(All Album Reviews by ffroyd)
Ok, now that the dust has settled, it’s probably time to examine this release a little more carefully. Wobbler’s debut Hinterland has been one of the most publicized albums of the year in the prog community; it’s also been one of the most criticized. There has been lots praise for the band as being the next big thing. The statement “Has the torch been passed?” may be forever immortalized in reference to Wobbler. There have also been many rave reviews of the CD. On the other hand, several folks have been very critical of the band and the premature decision to have them play Nearfest even before the completion of their first proper album. All of this commotion has given Wobbler probably the most exposure of any band in 2005 and without even hearing a note of it, Hinterland can be heralded as the debut of the year just on hype alone.
The band makes no excuses that the main attraction here is White Willow keyboardist Lars Fredrik Frøislie. His instrument list dwarfs every other member of the band and his presence in the music is clearly identifiable. There is an overabundance of mellotron on the album and he plays fantastically on all of the keyboards, especially the Hammond and minimoog. Other members include Martin Nordrum Kneppen on drums and percussion, Kristian Karl Hultgren on bass and saxophones, Morten Andreas Eriksen on guitars and Tony Johannessen on lead vocals. There are also several guest musicians making appearances including fellow White Willow member Ketil Vestrum Einarsen who adds quite a bit of flute to the album, enough to make me wonder why he’s not included as an official member.
There are only 4 tracks on the CD and the first, “Serenade For 1652” is only a few seconds of quiet mellotron. This gives way to the title track, a grandiose over-indulgent progressive rock epic, just the way we like it! There are many spots in the tune where they borrow a mood from a prog legend, most notably ELP, Genesis or Änglagård, but for the most part this is a very original work. There are lots of shifting dynamics and Lars’ keyboard work is just incredible. The vocals aren’t the strong point and there’s a section in the song where the band takes on Gentle Giant-like harmonizing, thankfully that doesn’t last too long. Tony Johannessen does a fairly decent job on his lead parts; his deep voice gives an excellent contrast to the mellow keyboards. At nearly 28 minutes, this track probably could have been edited down to about half that and still been effective. That would have probably cut out some of my favorite parts like the minimoog solo about halfway through the song though. I guess it’s fine as it is.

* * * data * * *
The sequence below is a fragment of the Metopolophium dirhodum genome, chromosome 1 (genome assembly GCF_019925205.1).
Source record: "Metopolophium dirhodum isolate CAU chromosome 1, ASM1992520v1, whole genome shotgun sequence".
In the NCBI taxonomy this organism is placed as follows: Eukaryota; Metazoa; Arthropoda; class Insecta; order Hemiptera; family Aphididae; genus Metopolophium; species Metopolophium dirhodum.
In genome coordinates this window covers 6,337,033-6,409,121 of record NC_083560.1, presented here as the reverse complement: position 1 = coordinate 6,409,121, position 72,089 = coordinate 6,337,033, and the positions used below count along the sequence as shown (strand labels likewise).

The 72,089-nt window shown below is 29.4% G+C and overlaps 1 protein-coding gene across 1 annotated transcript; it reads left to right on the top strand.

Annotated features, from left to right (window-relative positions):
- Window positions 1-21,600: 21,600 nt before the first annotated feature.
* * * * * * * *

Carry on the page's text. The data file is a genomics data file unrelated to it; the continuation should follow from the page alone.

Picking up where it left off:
Next is “Rubato Industry”, a very interesting track with lyrics about a singing book. Another very vibrant tune with, again, lots of great keyboards, there’s a section towards the end that reminds me slightly of cross between Anekdoten and The Flower Kings. The final track is the instrumental “Clair Obscur”. It starts out with mellotron and that gives way to a beautiful solo piano that is soon accompanied by flute. This is probably the most original sounding section on the album but it’s quickly interrupted by some very heavy Änglagård-influenced moments. There’s a nice Hammond/synth section towards the end that is very cool.
There’s a whole lot more to the album that I haven’t described but you’ll just have to check it out for yourself. Before I end this review, I must say that I was very pleasantly surprised at how much I enjoyed this album despite the fact that it’s really nothing all that original. I had heard the demos that this band was doing and they frankly bored me. The finished album however, has much more structure and flows very nicely. I’m now kicking myself because I missed their appearance at Nearfest. Hopefully, they’ll be able to make it over here again sometime.
Wobbler is from Norway. Isn’t it amazing how many brilliant Scandinavian bands the last couple of years has brought us? This fine outfit is clearly inspired by the past, by way of such big names as: Gentle Giant, King Crimson, ELP and Genesis; and they are not ashamed to show it. The music flows brilliantly and with such a fine sense of detail, excellent musicianship, that I actually had to grab the cover a few times, just to reassure myself that this music was in fact recorded in 2004/2005.
So, what you get here is some absolutely brilliant prog music in the vein of the above mentioned groups. Plenty of vintage sounds like Hammond B3, mellotron, harpsichord, mini-moog, etc. There are enough breaks, time changes & wonderful themes to make any prog freak happy; the title track ”Hinterland” alone clocks in at some fabulous 28 min. WOW!
What a debut album this is. These five guys are just filled to the brim with good ideas and musicianship to prove it! Vocal arrangements, compositions, and production are top notch. Special mention to keyboard whiz: Lars Fredrik Frøislie, who has an amazing battery of instruments to “play” with and brilliantly he uses every one of them.
I cannot even begin to imagine what their next album will be like. Meanwhile, I do not hesitate to recommend this fine debut to anyone who likes his prog music “old school”, but delivered with today’s fine possibilities in addition to great talent.
So there you have it, an excellent debut, with an excellent band. So, if you nodded happily along the way in this review, YOU MUST OWN THIS FINE ALBUM! I, for one, am very happy with my copy!
Oh, may I add thanks to Danish Distribution Company TARGET, by way of Thomas, thanx mate.